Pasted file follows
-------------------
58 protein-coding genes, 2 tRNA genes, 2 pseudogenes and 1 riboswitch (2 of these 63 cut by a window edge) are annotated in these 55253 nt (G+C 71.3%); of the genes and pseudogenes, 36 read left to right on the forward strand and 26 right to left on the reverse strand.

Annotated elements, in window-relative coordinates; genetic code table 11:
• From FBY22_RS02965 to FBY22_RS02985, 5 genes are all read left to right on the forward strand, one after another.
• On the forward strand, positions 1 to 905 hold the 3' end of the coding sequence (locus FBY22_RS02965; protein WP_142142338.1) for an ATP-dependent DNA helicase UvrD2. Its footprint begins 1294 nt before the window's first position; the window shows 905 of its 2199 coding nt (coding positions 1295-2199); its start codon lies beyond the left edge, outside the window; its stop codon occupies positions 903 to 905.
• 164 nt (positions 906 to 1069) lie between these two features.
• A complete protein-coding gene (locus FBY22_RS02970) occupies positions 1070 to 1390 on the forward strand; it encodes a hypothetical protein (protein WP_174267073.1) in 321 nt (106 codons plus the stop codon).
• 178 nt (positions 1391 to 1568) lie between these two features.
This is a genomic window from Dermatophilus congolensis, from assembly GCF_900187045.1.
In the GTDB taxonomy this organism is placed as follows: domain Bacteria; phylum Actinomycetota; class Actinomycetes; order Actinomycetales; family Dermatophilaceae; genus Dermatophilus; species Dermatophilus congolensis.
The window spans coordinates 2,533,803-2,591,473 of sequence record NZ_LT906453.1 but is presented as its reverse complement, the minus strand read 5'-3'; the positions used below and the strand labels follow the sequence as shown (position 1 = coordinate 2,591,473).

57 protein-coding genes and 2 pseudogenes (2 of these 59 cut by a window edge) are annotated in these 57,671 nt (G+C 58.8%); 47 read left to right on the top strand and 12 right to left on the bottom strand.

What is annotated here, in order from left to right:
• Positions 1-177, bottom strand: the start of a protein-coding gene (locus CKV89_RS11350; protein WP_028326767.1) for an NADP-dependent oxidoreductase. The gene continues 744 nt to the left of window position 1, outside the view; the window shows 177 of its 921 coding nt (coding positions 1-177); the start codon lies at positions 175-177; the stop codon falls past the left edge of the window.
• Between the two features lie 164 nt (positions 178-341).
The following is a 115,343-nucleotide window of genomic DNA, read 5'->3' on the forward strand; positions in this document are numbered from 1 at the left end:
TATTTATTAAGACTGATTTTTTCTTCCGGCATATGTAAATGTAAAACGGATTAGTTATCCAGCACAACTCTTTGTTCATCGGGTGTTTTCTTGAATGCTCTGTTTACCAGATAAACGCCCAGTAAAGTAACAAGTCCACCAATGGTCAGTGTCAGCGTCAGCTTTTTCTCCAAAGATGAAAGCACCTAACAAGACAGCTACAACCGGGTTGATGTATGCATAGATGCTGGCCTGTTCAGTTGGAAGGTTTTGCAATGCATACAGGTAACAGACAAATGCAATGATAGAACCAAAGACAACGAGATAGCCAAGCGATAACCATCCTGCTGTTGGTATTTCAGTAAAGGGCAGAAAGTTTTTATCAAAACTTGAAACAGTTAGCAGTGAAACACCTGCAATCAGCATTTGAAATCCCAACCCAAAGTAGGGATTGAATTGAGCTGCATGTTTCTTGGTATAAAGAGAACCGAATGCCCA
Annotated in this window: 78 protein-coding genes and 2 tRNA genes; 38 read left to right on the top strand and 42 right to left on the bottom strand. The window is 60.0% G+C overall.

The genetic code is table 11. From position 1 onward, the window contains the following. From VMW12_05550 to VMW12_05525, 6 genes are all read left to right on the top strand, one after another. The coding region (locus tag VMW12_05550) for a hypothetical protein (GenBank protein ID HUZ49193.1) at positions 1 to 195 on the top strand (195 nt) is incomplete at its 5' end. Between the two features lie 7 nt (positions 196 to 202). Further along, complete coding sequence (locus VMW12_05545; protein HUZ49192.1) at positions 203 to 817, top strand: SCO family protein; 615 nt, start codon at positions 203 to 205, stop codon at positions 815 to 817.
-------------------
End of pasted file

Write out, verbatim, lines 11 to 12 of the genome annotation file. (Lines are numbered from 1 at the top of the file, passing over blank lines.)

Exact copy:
57 protein-coding genes and 2 pseudogenes (2 of these 59 cut by a window edge) are annotated in these 57,671 nt (G+C 58.8%); 47 read left to right on the top strand and 12 right to left on the bottom strand.

What is annotated here, in order from left to right: